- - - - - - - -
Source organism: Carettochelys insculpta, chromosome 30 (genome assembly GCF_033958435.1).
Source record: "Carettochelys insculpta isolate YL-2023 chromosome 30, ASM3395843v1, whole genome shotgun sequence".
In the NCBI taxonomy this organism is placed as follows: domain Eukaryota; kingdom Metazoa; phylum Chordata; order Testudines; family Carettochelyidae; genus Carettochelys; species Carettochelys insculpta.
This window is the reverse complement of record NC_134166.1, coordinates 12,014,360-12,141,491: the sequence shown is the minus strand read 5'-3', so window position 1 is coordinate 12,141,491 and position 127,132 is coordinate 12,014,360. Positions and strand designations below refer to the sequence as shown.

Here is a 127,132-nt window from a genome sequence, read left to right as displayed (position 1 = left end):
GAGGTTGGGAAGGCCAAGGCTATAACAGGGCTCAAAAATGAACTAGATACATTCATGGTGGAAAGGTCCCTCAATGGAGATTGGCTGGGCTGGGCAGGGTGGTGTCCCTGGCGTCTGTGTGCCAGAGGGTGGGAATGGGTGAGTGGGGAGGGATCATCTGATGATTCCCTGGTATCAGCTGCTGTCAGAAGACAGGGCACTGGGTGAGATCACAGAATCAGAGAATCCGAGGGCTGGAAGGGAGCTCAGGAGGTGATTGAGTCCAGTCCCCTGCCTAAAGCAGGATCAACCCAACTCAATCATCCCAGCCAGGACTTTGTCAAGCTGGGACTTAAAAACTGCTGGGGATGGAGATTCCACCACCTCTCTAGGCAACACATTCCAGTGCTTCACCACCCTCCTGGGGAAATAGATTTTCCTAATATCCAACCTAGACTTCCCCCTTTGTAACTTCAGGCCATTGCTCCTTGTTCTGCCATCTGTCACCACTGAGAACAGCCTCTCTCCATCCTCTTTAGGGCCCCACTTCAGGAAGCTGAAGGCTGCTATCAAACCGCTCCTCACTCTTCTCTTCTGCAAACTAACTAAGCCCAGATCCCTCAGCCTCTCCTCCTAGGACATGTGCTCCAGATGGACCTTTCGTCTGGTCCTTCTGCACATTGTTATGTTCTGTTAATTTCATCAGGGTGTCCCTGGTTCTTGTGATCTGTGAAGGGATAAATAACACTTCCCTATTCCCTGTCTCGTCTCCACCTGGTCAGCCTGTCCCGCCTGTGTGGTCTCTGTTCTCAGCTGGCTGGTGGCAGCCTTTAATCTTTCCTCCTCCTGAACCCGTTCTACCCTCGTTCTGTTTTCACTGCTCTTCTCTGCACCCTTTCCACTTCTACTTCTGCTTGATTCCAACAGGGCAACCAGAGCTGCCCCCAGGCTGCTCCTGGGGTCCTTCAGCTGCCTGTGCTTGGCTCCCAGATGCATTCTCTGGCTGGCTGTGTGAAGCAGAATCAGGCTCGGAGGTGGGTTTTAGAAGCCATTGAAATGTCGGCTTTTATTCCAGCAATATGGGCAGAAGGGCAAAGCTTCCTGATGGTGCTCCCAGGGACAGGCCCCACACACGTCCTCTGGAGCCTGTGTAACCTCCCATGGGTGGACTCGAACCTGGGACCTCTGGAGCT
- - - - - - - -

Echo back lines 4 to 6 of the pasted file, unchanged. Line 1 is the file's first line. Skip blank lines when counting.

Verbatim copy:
This window is the reverse complement of record NC_134166.1, coordinates 12,014,360-12,141,491: the sequence shown is the minus strand read 5'-3', so window position 1 is coordinate 12,141,491 and position 127,132 is coordinate 12,014,360. Positions and strand designations below refer to the sequence as shown.

Here is a 127,132-nt window from a genome sequence, read left to right as displayed (position 1 = left end):
GAGGTTGGGAAGGCCAAGGCTATAACAGGGCTCAAAAATGAACTAGATACATTCATGGTGGAAAGGTCCCTCAATGGAGATTGGCTGGGCTGGGCAGGGTGGTGTCCCTGGCGTCTGTGTGCCAGAGGGTGGGAATGGGTGAGTGGGGAGGGATCATCTGATGATTCCCTGGTATCAGCTGCTGTCAGAAGACAGGGCACTGGGTGAGATCACAGAATCAGAGAATCCGAGGGCTGGAAGGGAGCTCAGGAGGTGATTGAGTCCAGTCCCCTGCCTAAAGCAGGATCAACCCAACTCAATCATCCCAGCCAGGACTTTGTCAAGCTGGGACTTAAAAACTGCTGGGGATGGAGATTCCACCACCTCTCTAGGCAACACATTCCAGTGCTTCACCACCCTCCTGGGGAAATAGATTTTCCTAATATCCAACCTAGACTTCCCCCTTTGTAACTTCAGGCCATTGCTCCTTGTTCTGCCATCTGTCACCACTGAGAACAGCCTCTCTCCATCCTCTTTAGGGCCCCACTTCAGGAAGCTGAAGGCTGCTATCAAACCGCTCCTCACTCTTCTCTTCTGCAAACTAACTAAGCCCAGATCCCTCAGCCTCTCCTCCTAGGACATGTGCTCCAGATGGACCTTTCGTCTGGTCCTTCTGCACATTGTTATGTTCTGTTAATTTCATCAGGGTGTCCCTGGTTCTTGTGATCTGTGAAGGGATAAATAACACTTCCCTATTCCCTGTCTCGTCTCCACCTGGTCAGCCTGTCCCGCCTGTGTGGTCTCTGTTCTCAGCTGGCTGGTGGCAGCCTTTAATCTTTCCTCCTCCTGAACCCGTTCTACCCTCGTTCTGTTTTCACTGCTCTTCTCTGCACCCTTTCCACTTCTACTTCTGCTTGATTCCAACAGGGCAACCAGAGCTGCCCCCAGGCTGCTCCTGGGGTCCTTCAGCTGCCTGTGCTTGGCTCCCAGATGCATTCTCTGGCTGGCTGTGTGAAGCAGAATCAGGCTCGGAGGTGGGTTTTAGAAGCCATTGAAATGTCGGCTTTTATTCCAGCAATATGGGCAGAAGGGCAAAGCTTCCTGATGGTGCTCCCAGGGACAGGCCCCACACACGTCCTCTGGAGCCTGTGTAACCTCCCATGGGTGGACTCGAACCTGGGACCTCTGGAGCT